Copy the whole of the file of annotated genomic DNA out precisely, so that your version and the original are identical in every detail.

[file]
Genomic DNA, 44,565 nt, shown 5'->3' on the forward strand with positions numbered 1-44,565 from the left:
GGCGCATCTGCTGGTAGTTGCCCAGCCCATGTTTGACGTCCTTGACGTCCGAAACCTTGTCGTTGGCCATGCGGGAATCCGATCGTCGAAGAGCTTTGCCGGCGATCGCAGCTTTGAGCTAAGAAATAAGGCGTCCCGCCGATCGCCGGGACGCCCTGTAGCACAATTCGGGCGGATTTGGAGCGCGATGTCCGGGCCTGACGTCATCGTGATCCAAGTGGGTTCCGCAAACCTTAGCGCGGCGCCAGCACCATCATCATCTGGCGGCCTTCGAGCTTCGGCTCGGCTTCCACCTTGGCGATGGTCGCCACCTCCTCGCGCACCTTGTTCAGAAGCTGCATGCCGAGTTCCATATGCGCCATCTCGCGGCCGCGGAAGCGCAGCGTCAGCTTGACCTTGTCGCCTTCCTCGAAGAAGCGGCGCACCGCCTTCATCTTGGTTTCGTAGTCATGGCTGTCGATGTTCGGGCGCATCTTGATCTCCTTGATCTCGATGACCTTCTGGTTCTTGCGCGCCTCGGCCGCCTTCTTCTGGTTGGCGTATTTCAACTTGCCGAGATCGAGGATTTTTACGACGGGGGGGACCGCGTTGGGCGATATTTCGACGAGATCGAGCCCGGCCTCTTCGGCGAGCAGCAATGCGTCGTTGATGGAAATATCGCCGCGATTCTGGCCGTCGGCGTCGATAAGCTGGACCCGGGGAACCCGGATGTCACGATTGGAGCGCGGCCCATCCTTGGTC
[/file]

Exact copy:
Genomic DNA, 44,565 nt, shown 5'->3' on the forward strand with positions numbered 1-44,565 from the left:
GGCGCATCTGCTGGTAGTTGCCCAGCCCATGTTTGACGTCCTTGACGTCCGAAACCTTGTCGTTGGCCATGCGGGAATCCGATCGTCGAAGAGCTTTGCCGGCGATCGCAGCTTTGAGCTAAGAAATAAGGCGTCCCGCCGATCGCCGGGACGCCCTGTAGCACAATTCGGGCGGATTTGGAGCGCGATGTCCGGGCCTGACGTCATCGTGATCCAAGTGGGTTCCGCAAACCTTAGCGCGGCGCCAGCACCATCATCATCTGGCGGCCTTCGAGCTTCGGCTCGGCTTCCACCTTGGCGATGGTCGCCACCTCCTCGCGCACCTTGTTCAGAAGCTGCATGCCGAGTTCCATATGCGCCATCTCGCGGCCGCGGAAGCGCAGCGTCAGCTTGACCTTGTCGCCTTCCTCGAAGAAGCGGCGCACCGCCTTCATCTTGGTTTCGTAGTCATGGCTGTCGATGTTCGGGCGCATCTTGATCTCCTTGATCTCGATGACCTTCTGGTTCTTGCGCGCCTCGGCCGCCTTCTTCTGGTTGGCGTATTTCAACTTGCCGAGATCGAGGATTTTTACGACGGGGGGGACCGCGTTGGGCGATATTTCGACGAGATCGAGCCCGGCCTCTTCGGCGAGCAGCAATGCGTCGTTGATGGAAATATCGCCGCGATTCTGGCCGTCGGCGTCGATAAGCTGGACCCGGGGAACCCGGATGTCACGATTGGAGCGCGGCCCATCCTTGGTC